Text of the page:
Clothesline Project because he has close friends that have been sexually assaulted. “I have deep respect for them and support, I want to help out the community to raise awareness that rape is real, it happens all the time and people stay quiet,” Bohon said. Bohon said that even little gestures like the Clothesline Project can potentially make a difference on a college campus. Reyna said she wanted students to understand the importance offering validation to offer support for victims of sexual violence after viewing the Clothesline Project. “There is a lot of shame and guilt associated with being a victim of sexual assault, so if anything, please just know to not ask questions, be a silent support, validate that they didn’t do anything wrong and what they’re feeling is normal and that you’re there to support them,” Reyna said. Porter said looking at the shirts brought her a sense of unity. “I feel sad initially, but then I feel proud of these people. Humanity is so beautiful. We can experience some really sad crap, but, look at how we come out and we stand above it all. It’s pretty awesome to see,” Porter said. VISIT US AT: DAILYTITAN.COM


News 3

WEDNESDAY APRIL 17, 2019

ASI ticket prices increases for 2019 Spring Concert admission goes up by $3 with no guaranteed refund. RIVKA PRUSS

Asst. Copy Editor

For Associated Students’ upcoming Spring Concert, titled “Up in the Clouds,” the cost of student tickets have increased by $3 for students, guests and alumni. Last year, the concert had opening performances from Gearheart and DJ Ivnasty, led by Metro Boomin. Kehlani was also scheduled to perform, but later canceled and tickets were refunded. This year, an alumni and guest will each pay $28 for a ticket, and it’s $56 for a guest and student ticket bundle. Alvin Hufano, a public health major, said the ticket price is not bad compared to other schools. His preferred limit for a two-headliner concert is under $25. By comparison, Cal State Long Beach has hosted Trey Songz and Grammy award-winning artist Daniel Caesar for their “ASI Big Event” concert. Student tickets were priced as $10 each while offering student floor seating at $20, and this year the price stays the same. In addition to student pricing, they offered $25 tickets to CSULB faculty, staff and alumni, and $60 for guest tickets, which is $5 less than the guest prices for the Trey Songz concert. Lauren Olguin, the concert coordinator for ASI productions, said a reason as to why student tickets keep rising is that ticket prices are not absorbed by student fees. Currently, Cal State Fullerton’s student fees are $574.28 for the spring semester, $239.62 for summer and $590.36 for fall,

ANITA HUOR / DAILY TITAN

according to the CSUF website. Using CSULB as a comparison, the university’s current student fees for undergraduate students that are enrolled full-time are $564.00, regardless of semester, according to the school’s website. Olguin also said that the price went up in part to provide a more popular artist for students to enjoy at the concert. “The bigger artist you get the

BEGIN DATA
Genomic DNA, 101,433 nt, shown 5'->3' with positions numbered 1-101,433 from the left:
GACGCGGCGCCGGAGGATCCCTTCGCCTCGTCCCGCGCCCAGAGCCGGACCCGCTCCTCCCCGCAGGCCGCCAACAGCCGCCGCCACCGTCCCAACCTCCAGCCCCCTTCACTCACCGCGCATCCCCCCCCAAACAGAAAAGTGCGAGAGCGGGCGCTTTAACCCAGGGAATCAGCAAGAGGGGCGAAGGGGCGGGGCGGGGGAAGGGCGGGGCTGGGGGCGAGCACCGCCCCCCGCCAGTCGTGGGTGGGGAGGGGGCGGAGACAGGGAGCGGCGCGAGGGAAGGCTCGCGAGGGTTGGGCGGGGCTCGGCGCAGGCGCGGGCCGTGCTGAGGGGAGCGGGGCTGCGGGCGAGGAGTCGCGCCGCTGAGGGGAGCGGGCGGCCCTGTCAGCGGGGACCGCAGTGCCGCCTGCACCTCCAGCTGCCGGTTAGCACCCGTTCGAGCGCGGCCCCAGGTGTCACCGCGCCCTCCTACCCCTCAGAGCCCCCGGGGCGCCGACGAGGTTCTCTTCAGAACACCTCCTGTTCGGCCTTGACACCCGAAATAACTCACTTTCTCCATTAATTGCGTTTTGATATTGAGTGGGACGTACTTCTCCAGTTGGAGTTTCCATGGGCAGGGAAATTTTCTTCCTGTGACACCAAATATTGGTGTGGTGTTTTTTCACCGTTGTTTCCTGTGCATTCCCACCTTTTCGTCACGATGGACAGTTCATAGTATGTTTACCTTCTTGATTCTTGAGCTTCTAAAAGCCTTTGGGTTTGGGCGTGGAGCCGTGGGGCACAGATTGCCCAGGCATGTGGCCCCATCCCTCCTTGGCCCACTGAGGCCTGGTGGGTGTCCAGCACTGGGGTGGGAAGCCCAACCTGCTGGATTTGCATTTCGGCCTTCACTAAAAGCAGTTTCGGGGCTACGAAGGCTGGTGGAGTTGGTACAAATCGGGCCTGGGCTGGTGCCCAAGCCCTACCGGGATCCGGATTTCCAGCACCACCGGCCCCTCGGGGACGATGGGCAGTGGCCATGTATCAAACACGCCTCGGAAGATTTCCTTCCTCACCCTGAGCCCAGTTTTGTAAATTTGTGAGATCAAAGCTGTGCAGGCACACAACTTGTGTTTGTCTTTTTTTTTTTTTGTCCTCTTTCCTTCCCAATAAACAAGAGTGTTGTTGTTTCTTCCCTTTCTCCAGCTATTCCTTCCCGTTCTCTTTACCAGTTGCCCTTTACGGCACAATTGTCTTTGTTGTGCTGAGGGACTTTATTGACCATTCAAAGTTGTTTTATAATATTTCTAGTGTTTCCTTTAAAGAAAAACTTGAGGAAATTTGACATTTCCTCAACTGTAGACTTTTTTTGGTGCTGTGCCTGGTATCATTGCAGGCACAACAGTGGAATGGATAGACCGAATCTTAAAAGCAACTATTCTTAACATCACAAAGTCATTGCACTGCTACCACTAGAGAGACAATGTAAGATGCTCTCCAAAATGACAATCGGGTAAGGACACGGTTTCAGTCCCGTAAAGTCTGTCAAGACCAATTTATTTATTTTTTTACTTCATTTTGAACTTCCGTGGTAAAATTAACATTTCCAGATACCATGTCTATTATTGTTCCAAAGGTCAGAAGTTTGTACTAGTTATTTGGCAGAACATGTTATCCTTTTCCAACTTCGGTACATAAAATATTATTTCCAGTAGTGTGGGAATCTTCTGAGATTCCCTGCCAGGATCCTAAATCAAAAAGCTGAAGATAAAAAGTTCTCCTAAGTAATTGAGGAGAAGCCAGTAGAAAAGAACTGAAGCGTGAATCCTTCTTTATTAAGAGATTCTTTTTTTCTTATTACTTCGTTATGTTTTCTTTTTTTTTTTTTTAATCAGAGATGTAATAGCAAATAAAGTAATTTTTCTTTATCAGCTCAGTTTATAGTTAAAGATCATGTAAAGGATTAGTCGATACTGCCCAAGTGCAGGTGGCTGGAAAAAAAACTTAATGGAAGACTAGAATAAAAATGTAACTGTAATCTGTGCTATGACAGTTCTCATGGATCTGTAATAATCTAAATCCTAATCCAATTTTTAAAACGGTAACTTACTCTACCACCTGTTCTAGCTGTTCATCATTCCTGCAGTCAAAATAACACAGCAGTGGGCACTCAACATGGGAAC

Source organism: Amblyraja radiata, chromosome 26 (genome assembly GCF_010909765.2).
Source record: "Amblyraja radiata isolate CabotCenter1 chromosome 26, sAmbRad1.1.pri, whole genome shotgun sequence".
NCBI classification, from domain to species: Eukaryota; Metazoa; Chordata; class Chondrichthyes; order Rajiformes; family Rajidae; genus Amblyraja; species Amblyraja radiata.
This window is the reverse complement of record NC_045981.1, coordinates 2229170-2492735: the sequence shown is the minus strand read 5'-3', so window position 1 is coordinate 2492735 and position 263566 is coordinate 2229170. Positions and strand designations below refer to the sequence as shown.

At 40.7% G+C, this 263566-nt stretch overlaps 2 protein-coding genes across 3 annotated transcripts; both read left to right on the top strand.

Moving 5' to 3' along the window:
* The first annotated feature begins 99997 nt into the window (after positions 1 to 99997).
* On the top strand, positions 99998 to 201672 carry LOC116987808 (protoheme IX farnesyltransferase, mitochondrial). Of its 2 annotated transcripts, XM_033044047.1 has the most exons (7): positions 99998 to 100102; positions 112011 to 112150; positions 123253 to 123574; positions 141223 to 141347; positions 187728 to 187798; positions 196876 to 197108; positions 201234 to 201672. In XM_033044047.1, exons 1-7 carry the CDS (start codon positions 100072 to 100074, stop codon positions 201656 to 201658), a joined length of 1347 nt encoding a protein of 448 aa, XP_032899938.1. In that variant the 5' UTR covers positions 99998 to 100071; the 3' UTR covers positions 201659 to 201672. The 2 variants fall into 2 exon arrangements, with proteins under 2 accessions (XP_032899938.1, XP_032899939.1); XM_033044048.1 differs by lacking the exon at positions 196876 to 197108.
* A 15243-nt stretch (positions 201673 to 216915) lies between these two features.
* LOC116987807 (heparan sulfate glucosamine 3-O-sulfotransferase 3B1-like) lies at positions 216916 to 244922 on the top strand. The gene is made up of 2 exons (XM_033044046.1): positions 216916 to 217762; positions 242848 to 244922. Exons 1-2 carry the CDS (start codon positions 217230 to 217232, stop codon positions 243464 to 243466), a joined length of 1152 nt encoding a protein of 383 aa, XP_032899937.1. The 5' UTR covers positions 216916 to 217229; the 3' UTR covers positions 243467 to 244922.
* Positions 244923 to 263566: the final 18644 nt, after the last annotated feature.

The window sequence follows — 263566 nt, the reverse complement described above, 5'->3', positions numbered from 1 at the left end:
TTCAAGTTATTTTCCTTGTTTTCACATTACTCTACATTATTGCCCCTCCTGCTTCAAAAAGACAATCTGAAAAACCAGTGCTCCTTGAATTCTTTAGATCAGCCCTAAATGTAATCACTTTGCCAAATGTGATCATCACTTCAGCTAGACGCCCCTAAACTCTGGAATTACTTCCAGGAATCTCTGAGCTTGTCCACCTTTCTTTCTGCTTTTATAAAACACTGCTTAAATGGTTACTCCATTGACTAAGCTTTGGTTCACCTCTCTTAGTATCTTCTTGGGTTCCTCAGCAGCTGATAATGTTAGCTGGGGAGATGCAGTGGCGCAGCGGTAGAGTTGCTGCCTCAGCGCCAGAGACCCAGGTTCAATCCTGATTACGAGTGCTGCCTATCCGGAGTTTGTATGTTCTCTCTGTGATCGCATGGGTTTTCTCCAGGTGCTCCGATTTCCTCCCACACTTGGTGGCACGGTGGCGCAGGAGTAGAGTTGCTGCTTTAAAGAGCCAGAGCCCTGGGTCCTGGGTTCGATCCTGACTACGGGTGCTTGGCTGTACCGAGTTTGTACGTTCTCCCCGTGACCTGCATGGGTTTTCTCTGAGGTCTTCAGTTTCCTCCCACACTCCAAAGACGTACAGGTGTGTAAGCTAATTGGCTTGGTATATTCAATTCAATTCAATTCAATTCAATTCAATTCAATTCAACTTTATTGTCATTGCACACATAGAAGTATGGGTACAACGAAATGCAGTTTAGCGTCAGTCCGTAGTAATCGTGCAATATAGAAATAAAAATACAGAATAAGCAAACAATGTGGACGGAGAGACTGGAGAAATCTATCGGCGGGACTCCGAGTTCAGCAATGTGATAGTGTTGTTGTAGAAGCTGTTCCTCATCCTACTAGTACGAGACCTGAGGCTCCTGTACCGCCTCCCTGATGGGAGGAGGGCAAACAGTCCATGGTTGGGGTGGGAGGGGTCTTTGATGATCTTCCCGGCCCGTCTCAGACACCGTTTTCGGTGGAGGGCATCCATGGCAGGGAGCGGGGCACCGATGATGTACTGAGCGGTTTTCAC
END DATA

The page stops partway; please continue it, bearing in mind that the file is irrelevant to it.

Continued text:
more production cost, the more all that stuff. But either way $18 is still a really really great deal for seeing two artists,” Olguin said. Before the artists were released, ASI surveyed students regarding previous attendance, artist interests and whether students would be willing to pay more to see a popular artist, Olguin said. Some students voiced their

disappointment on social media when the headliners were revealed. Twitter user @kathyz_15 said that she is glad to not buy tickets before seeing the line-up. Tickets are currently nonrefundable, according to Olguin. “It’s kind of an industry standard that any ticket you buy is nonrefundable,” Olguin said. Olguin also said that music festivals do not refund tickets, citing

Lollapalooza and Coachella as examples. Olguin said ASI has control over ticket prices. “I think that we chose the best artist that we could considering availabilities price wise and everything like that. We really are just trying to make sure that we’re giving the best experience to students that we can, and our main hope is that the artist reflects that,” Olguin said.

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4 Lifestyle

WEDNESDAY APRIL 17, 2019

Sweet Peeps in the Pollak Library Marshmallow bunnies hop on stage with Easter around the corner. BAYLEE MAUST Staff Writer

Neon-colored candy, Peeps chicks and bunnies nestled in boxes with other trinkets in the Pollak Library last week for National Library Week. Each one of the eighteen dioramas were themed after a book along with the candy Peepsincorporated into the scenes that were displayed. “We thought it would be fun to do something to have people engaged in the library,” said Joy Sage, a reference instruction librarian and co-chair of the Pollak Library Outreach and Engagement team. The Peeps diorama contest was popularized by The Washington Post, which chose winners of elaborate projects that commented on topics from popular culture to political issues. Sage said this is the third consecutive year the library has had the Peeps diorama contest, with this year having the largest amount of participants. The top-three dioramas will be awarded prizes generously donated by BJ’s Restaurant and Brewhouse, Pieology and campus dining, according to Sage. “We open it up for anybody who understood the library to vote, so that I don’t have to be a judge. And try to pick a winner, because it’s too hard,” Sage said. Cesar Cabrera, a mechanical engineering major, said his favorite diorama was the “Harry Peeper” display. “I thought it had a lot of detail in it, so I really liked it,” Cabrera said. Cabrera said the Peeps